On a recent Thursday morning at the (Beverly Hills) Peninsula, waiter Troy Price watched aghast as a man sauntered past the restaurant in a bathrobe for all the diners to see. Minutes later, as patrons in business suits tucked into stacks of pancakes, another man walked past the restaurant window — in a white robe that barely covered his knees. “I don’t know what the story with that is,” says Mr. Price, who says he refuses to seat people in bathrobes on the few occasions they’ve approached. “It’s not normal.”

Carolyn Spencer, 46, of Pennington N.J. and editor of cruise-review site says, “It’s extremely tacky. I don’t know you; I don’t want to see you in your bathrobe. Most ships are stocking cabins with medium-size bathrobes, but a lot of people in America need more than a medium size.”

We’ve lost civility, being courteous. Proper manners and respect for others have been replaced by a boorish, selfish mentality.

I blame:

The Bubba taught America it was OK to be a slob whenever and wherever you wanted to be.

Ok. The Wall Street article was published in 2007, 15 years ago. But do you honestly believe that behavior has improved? I don’t.

A few weeks ago I was attending a regular Sunday brunch/lich spot when a couple walked in and was seated near me. I’d say they were both on the older register of middle-aged.

The woman was wearing pajamas. The top matched the bottoms and the illustrated print looked like something a child would wear to bed. She looked stupid and totally out of place. Damn that Bill Clinton.

I appreciate blogger Mindi Cherry, mother of three and her complete takedown of PJs in public in a piece circa 2015. She writes:

I mean, I have been known to drive my daughter to the school bus stop in bad weather still wearing them and I have even gone out to a drive-through fast food restaurant wearing them…but never did I get out of the car. Far be it from me to have an opinion and not back it up, so here are five really good reasons people should not wear pajama pants in public:

Pajama pants in public is a major fashion mistake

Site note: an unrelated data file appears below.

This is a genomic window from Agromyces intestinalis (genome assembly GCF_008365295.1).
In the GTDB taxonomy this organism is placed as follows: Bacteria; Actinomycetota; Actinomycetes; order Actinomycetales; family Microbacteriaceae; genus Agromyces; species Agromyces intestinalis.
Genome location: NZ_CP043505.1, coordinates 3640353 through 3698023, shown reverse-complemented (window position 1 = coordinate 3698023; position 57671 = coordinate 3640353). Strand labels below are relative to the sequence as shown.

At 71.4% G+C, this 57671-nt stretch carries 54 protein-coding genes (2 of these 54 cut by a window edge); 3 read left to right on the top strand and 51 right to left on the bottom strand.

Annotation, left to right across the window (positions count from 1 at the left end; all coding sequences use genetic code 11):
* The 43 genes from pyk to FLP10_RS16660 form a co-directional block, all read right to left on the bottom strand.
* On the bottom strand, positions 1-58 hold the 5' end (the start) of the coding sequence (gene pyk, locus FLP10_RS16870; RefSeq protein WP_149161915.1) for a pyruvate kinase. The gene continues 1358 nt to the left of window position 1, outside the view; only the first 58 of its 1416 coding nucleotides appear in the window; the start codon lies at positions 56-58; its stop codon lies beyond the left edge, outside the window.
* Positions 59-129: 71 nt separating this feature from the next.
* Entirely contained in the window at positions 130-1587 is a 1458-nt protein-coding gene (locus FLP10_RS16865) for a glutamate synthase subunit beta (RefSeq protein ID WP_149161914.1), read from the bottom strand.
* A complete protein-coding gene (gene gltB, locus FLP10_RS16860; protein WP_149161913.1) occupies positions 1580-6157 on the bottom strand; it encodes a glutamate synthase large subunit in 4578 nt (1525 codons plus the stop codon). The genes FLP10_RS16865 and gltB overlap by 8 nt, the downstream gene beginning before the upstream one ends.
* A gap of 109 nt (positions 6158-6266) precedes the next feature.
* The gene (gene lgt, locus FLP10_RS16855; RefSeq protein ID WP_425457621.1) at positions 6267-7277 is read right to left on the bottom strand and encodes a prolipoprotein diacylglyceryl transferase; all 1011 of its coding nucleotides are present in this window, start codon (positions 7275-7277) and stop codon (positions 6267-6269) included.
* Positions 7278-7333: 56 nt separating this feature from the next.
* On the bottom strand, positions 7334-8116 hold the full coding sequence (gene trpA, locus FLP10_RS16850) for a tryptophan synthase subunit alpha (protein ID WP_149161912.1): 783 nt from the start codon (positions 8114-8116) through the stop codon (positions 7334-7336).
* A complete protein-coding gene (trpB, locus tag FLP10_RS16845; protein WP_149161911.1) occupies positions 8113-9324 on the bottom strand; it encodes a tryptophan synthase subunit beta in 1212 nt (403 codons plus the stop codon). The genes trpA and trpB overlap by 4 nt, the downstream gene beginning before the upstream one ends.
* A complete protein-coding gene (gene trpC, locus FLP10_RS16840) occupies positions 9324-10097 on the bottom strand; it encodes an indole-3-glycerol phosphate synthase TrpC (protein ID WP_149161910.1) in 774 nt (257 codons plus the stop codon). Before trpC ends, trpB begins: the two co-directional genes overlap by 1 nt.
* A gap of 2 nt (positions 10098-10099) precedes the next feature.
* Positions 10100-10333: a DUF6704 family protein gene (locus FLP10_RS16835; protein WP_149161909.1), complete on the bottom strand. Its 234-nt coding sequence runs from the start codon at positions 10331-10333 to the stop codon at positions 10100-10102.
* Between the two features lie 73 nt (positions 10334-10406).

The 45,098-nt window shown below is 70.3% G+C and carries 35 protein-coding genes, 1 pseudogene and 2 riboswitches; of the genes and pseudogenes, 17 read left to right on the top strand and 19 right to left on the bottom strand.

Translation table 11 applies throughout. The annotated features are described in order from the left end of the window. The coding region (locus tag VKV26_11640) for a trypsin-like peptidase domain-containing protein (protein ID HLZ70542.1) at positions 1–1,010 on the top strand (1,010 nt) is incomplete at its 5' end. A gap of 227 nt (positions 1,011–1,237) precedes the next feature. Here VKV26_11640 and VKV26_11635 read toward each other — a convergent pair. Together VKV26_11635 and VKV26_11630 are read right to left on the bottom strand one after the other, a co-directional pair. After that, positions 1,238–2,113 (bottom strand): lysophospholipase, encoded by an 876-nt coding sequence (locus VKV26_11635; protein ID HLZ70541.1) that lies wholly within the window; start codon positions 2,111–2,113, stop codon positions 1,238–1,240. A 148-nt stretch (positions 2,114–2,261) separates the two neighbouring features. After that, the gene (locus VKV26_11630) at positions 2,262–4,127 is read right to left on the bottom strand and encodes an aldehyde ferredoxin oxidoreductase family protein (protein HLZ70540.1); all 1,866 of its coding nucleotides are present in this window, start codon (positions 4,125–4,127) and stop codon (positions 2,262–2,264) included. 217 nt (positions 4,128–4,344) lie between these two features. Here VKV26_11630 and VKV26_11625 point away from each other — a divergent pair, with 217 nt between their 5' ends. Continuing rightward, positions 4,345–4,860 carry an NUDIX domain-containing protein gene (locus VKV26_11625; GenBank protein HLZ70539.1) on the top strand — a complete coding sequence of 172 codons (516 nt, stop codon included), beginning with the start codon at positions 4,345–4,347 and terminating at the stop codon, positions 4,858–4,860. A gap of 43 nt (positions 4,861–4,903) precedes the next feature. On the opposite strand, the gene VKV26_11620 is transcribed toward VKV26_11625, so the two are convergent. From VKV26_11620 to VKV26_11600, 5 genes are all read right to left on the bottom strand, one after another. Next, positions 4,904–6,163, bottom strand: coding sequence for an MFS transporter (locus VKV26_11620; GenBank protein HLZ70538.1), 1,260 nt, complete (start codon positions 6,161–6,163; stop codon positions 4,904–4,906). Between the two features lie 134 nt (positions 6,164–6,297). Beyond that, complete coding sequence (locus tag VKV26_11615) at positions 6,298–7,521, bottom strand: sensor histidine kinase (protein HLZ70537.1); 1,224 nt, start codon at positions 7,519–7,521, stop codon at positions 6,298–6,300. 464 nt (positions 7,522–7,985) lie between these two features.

Pajama pants in public shows …. things

Pajama pants in public is disrespectful

They send the wrong message

You won’t sleep nearly as good that night

She’s absolutely correct.

Read her entire piece, “Why You Need To Stop Wearing Pajama Pants In Public,” here.

“We are continuing, as a culture, on this downward spiral of style.

“I think that there will always be a group of people, a strong percentage of the population, who will care about their appearance. But now we have permission not to care.

“I think that one photograph of one celebrity wearing something (inappropriate) can validate someone. And they will leave the house wearing the same thing.

“It’s very easy in this country to do two things. One: overeat. Two: wear really comfortable clothes. The problem is, when you combine both of those things you get caught in a spiral. I’ve heard this from women time after time: ‘Before you know it, you’ve gained 30 pounds.’ And then you get to a point where it’s hopeless – ‘I can’t lose 30 pounds.’

“You say, ‘Uh, I give up.’ I’ll keep wearing my big comfy pants.’”
Clinton Kelly, TV personality, fashion expert, author


No. Just no.

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One thought on “Culinary no-no #734

  1. Pingback: Culinary no-no #735 | This Just In… From Franklin, WI